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WASHINGTON (AP) — The United States Post Office said Tuesday that it has chosen Oshkosh Defense to build its next-generation mail-delivery vehicle, part of an effort to make the USPS more environmentally friendly by switching a portion of its huge fleet to electric vehicles.

Oshkosh Defense, a division of Wisconsin-based Oshkosh Corp.

, will assemble 50,000 to 165,000 of the new Next Generation Delivery Vehicles at its existing U.S. manufacturing facilities. It will get an initial $482 million toward retooling and building out its factory.

USPS described the deal as the first part of a multibillion-dollar 10-year effort to replace its delivery vehicle fleet.

The choice of Wisconsin-based Oshkosh is a big miss for Ohio-based electric vehicle startup Workhorse Group, which put in an all-electric bid for the vehicles. Shares of Workhorse fell more than 47% Tuesday.

The postal service last updated its mail-delivery trucks 30 years ago, and there have been major changes in the service’s operations since then. Traditional mail volumes have declined, while the service now delivers millions of packages from online retailers like Amazon that did not exist when the previous mail vehicle was introduced.

The new vehicles will have more room for packages, and will be updated with modern safety and driveability standards like cameras, airbags and collision avoidance systems. The vehicles will also be a combination of electric and gasoline powered, but the gasoline-powered new vehicles will have the ability to be retrofitted with new electric systems in the future.

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Biden Nominates Three to USPS Board, Threatening Embattled Postmaster General DeJoy

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President Biden on Wednesday announced three nominees to the United States Postal Board of Governors, a move that if confirmed, would tilt the nine-member board in favor of Democrats and could potentially lead to the removal of postmaster general, Louis DeJoy.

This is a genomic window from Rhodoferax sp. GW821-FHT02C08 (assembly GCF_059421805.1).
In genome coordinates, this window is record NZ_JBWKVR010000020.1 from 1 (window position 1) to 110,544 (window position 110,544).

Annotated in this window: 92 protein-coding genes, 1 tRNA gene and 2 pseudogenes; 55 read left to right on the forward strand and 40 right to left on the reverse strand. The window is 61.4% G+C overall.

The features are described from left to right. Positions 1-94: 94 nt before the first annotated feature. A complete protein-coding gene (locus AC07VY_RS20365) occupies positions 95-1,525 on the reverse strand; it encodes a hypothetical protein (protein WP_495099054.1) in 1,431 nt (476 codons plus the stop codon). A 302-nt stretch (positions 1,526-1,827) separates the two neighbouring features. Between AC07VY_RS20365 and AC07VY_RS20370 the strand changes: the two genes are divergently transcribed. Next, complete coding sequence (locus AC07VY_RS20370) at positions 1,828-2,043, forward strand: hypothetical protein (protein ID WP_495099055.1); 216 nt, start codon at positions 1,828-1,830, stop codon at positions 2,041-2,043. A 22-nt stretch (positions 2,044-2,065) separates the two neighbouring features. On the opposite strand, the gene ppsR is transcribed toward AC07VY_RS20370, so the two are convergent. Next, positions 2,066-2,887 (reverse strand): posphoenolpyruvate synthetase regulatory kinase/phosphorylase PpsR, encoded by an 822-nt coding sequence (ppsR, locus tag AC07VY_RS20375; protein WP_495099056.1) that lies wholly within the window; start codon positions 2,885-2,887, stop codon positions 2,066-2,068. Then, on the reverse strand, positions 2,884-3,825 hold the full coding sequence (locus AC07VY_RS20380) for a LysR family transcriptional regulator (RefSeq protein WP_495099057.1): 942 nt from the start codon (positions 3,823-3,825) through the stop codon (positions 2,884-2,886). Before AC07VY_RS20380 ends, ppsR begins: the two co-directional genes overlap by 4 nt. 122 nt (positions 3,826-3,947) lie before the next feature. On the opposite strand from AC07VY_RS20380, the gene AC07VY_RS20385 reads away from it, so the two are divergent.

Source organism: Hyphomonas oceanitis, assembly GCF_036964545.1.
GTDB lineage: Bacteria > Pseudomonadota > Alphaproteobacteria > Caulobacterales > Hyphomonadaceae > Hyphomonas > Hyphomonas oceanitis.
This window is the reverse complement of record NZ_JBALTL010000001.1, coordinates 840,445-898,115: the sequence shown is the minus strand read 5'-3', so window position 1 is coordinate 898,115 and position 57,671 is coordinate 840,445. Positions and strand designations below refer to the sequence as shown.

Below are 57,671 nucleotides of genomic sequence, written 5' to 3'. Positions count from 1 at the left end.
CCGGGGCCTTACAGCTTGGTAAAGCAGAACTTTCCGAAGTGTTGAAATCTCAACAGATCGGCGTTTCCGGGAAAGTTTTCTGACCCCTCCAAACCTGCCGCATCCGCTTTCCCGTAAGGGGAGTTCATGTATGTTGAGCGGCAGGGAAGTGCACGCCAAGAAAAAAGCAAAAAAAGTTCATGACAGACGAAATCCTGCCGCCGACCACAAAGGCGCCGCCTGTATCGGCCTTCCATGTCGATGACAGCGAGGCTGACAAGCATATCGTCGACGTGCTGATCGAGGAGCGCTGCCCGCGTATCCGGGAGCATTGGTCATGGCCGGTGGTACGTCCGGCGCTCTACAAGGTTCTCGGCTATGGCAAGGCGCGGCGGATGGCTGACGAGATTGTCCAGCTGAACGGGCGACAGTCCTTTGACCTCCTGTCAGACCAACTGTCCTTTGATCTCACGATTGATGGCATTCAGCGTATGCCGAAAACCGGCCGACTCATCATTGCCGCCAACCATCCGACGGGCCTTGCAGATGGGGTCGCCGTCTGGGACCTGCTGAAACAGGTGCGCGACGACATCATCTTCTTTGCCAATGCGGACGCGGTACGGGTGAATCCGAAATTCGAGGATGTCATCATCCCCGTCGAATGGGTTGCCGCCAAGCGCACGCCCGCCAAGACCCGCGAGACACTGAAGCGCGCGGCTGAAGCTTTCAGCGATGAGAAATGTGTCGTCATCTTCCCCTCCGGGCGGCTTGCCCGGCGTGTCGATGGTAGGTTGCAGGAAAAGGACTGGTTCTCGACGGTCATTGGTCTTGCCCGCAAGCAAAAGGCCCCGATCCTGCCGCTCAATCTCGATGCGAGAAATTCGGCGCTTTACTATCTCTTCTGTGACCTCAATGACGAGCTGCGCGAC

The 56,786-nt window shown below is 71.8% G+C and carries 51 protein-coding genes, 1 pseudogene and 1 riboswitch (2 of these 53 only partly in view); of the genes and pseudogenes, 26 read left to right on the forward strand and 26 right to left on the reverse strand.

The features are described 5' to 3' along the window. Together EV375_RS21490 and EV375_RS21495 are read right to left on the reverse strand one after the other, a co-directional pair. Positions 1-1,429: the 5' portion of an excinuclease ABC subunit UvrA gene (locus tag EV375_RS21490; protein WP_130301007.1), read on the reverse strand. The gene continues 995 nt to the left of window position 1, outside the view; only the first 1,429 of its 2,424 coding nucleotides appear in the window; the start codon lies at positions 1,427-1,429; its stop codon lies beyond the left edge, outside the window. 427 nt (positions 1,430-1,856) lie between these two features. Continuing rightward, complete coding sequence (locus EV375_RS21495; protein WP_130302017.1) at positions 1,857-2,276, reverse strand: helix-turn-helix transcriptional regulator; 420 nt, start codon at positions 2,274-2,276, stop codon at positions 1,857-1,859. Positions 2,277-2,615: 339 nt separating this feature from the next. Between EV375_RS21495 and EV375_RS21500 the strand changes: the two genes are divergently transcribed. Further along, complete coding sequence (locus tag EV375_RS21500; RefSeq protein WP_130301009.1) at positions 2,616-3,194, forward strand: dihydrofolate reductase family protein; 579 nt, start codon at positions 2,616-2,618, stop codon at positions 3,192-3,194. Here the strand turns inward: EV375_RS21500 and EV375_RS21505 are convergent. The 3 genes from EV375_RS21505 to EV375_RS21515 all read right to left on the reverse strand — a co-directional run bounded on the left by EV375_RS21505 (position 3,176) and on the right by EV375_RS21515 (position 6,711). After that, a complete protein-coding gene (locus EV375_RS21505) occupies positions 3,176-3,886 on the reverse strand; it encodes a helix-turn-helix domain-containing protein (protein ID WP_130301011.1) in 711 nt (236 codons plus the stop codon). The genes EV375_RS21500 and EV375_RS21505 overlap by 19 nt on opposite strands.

DeJoy, a Trump megadonor, has been under intense fire for overseeing a series of controversial changes last year, including the prohibition of overtime work just as demand for mail-in ballots was skyrocketing and directing postal workers to leave late-arriving mail for the next day. Many saw these changes as an attempt to kneecap the organization and disenfranchise voters in the presidential election.

The announcement on Wednesday came on the same day that DeJoy testified before the House where he faced questions on the continued widespread delays plaguing the agency. DeJoy refused to take responsibility for the ongoing delays and instead blamed the agency for being “operationally faulty.” In one moment, when asked how much longer he expected to remain at the helm of the USPS, DeJoy was notably combative.

“Long time,” he shot back. “Get used to it.”

As my colleague Ari Berman noted last month, Biden’s move to fill the vacant board seats and seek more control over the embattled agency would mark a significant step in restoring democracy post-Donald Trump. It also could blunt DeJoy’s efforts to potentially privatize the independent agency.

DeJoy remains in place as postmaster general, promising to unveil major changes after the election that could lay the groundwork for eventual privatization of the postal service, a longtime GOP objective. “It’s like the Supreme Court,” says USPS expert Steve Hutkins, who runs the Save the Post Office blog. “Trump is gone but he left a Republican postal service.”

Since the USPS is an independent agency under the executive branch, Biden can’t directly fire DeJoy, who has no fixed term. That can only be done by the Postal Service Board of Governors. Trump named all six members of the nine-member board, which has a 4–2 GOP majority. But if Biden appoints three new governors, who must be confirmed by the Senate, to existing vacancies that would give Democrats a 5–4 majority that could oust DeJoy and roll back his changes to the agency. Stopping DeJoy is at the top of the list,” says Hutkins.

Biden’s nominees, which require Senate confirmation, are all postal experts. They include Anton Hajjar, the former general counsel of the American Postal Workers Union, Amber McReynolds, the National Vote at Home Institute CEO, and Ron Stroman, a former deputy postmaster general.

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